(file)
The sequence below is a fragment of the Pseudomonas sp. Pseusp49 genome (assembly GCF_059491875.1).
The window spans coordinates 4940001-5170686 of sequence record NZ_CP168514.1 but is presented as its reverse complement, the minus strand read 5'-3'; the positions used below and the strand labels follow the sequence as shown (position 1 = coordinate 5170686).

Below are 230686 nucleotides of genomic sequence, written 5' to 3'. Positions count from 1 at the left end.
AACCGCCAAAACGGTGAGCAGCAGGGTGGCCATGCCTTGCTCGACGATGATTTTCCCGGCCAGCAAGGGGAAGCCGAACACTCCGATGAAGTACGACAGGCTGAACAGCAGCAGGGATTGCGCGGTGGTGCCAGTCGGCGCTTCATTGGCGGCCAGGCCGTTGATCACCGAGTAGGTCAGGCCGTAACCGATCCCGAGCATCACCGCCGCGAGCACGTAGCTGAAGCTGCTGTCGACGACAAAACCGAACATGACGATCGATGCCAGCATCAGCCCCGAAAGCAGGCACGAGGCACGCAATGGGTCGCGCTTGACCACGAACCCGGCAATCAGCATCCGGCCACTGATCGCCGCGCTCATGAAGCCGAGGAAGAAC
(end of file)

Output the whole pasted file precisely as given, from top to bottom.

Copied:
The sequence below is a fragment of the Pseudomonas sp. Pseusp49 genome (assembly GCF_059491875.1).
The window spans coordinates 4940001-5170686 of sequence record NZ_CP168514.1 but is presented as its reverse complement, the minus strand read 5'-3'; the positions used below and the strand labels follow the sequence as shown (position 1 = coordinate 5170686).

Below are 230686 nucleotides of genomic sequence, written 5' to 3'. Positions count from 1 at the left end.
AACCGCCAAAACGGTGAGCAGCAGGGTGGCCATGCCTTGCTCGACGATGATTTTCCCGGCCAGCAAGGGGAAGCCGAACACTCCGATGAAGTACGACAGGCTGAACAGCAGCAGGGATTGCGCGGTGGTGCCAGTCGGCGCTTCATTGGCGGCCAGGCCGTTGATCACCGAGTAGGTCAGGCCGTAACCGATCCCGAGCATCACCGCCGCGAGCACGTAGCTGAAGCTGCTGTCGACGACAAAACCGAACATGACGATCGATGCCAGCATCAGCCCCGAAAGCAGGCACGAGGCACGCAATGGGTCGCGCTTGACCACGAACCCGGCAATCAGCATCCGGCCACTGATCGCCGCGCTCATGAAGCCGAGGAAGAAC